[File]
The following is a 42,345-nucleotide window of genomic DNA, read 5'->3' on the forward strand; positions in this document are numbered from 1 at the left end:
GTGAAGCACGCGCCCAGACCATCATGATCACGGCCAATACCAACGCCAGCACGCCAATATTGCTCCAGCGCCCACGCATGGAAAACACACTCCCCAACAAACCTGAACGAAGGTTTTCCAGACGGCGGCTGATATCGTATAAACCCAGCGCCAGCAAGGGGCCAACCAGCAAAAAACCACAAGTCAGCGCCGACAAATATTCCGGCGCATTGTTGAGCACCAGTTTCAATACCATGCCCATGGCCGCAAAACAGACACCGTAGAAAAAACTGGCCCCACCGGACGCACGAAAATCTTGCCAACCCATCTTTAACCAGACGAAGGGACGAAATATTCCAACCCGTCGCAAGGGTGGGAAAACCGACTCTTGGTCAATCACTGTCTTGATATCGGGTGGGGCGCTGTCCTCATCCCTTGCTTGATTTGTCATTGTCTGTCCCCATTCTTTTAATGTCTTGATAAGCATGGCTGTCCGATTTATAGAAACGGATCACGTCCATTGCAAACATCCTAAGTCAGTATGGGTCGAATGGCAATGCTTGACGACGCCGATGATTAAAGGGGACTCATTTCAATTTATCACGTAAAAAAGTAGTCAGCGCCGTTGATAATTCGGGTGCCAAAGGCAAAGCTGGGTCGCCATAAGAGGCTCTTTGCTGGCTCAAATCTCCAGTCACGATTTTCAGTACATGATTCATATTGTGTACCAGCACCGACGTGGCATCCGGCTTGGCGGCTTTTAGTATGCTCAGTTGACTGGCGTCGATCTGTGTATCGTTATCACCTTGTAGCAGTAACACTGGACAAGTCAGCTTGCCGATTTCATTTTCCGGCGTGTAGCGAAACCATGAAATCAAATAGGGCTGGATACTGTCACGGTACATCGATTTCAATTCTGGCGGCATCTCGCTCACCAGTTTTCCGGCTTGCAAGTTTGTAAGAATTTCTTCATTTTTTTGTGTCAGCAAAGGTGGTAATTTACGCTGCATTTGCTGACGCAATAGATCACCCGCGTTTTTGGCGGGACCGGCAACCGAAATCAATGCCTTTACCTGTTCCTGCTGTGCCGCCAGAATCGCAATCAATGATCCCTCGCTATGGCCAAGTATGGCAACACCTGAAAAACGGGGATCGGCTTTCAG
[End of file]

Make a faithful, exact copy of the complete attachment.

The following is a 42,345-nucleotide window of genomic DNA, read 5'->3' on the forward strand; positions in this document are numbered from 1 at the left end:
GTGAAGCACGCGCCCAGACCATCATGATCACGGCCAATACCAACGCCAGCACGCCAATATTGCTCCAGCGCCCACGCATGGAAAACACACTCCCCAACAAACCTGAACGAAGGTTTTCCAGACGGCGGCTGATATCGTATAAACCCAGCGCCAGCAAGGGGCCAACCAGCAAAAAACCACAAGTCAGCGCCGACAAATATTCCGGCGCATTGTTGAGCACCAGTTTCAATACCATGCCCATGGCCGCAAAACAGACACCGTAGAAAAAACTGGCCCCACCGGACGCACGAAAATCTTGCCAACCCATCTTTAACCAGACGAAGGGACGAAATATTCCAACCCGTCGCAAGGGTGGGAAAACCGACTCTTGGTCAATCACTGTCTTGATATCGGGTGGGGCGCTGTCCTCATCCCTTGCTTGATTTGTCATTGTCTGTCCCCATTCTTTTAATGTCTTGATAAGCATGGCTGTCCGATTTATAGAAACGGATCACGTCCATTGCAAACATCCTAAGTCAGTATGGGTCGAATGGCAATGCTTGACGACGCCGATGATTAAAGGGGACTCATTTCAATTTATCACGTAAAAAAGTAGTCAGCGCCGTTGATAATTCGGGTGCCAAAGGCAAAGCTGGGTCGCCATAAGAGGCTCTTTGCTGGCTCAAATCTCCAGTCACGATTTTCAGTACATGATTCATATTGTGTACCAGCACCGACGTGGCATCCGGCTTGGCGGCTTTTAGTATGCTCAGTTGACTGGCGTCGATCTGTGTATCGTTATCACCTTGTAGCAGTAACACTGGACAAGTCAGCTTGCCGATTTCATTTTCCGGCGTGTAGCGAAACCATGAAATCAAATAGGGCTGGATACTGTCACGGTACATCGATTTCAATTCTGGCGGCATCTCGCTCACCAGTTTTCCGGCTTGCAAGTTTGTAAGAATTTCTTCATTTTTTTGTGTCAGCAAAGGTGGTAATTTACGCTGCATTTGCTGACGCAATAGATCACCCGCGTTTTTGGCGGGACCGGCAACCGAAATCAATGCCTTTACCTGTTCCTGCTGTGCCGCCAGAATCGCAATCAATGATCCCTCGCTATGGCCAAGTATGGCAACACCTGAAAAACGGGGATCGGCTTTCAG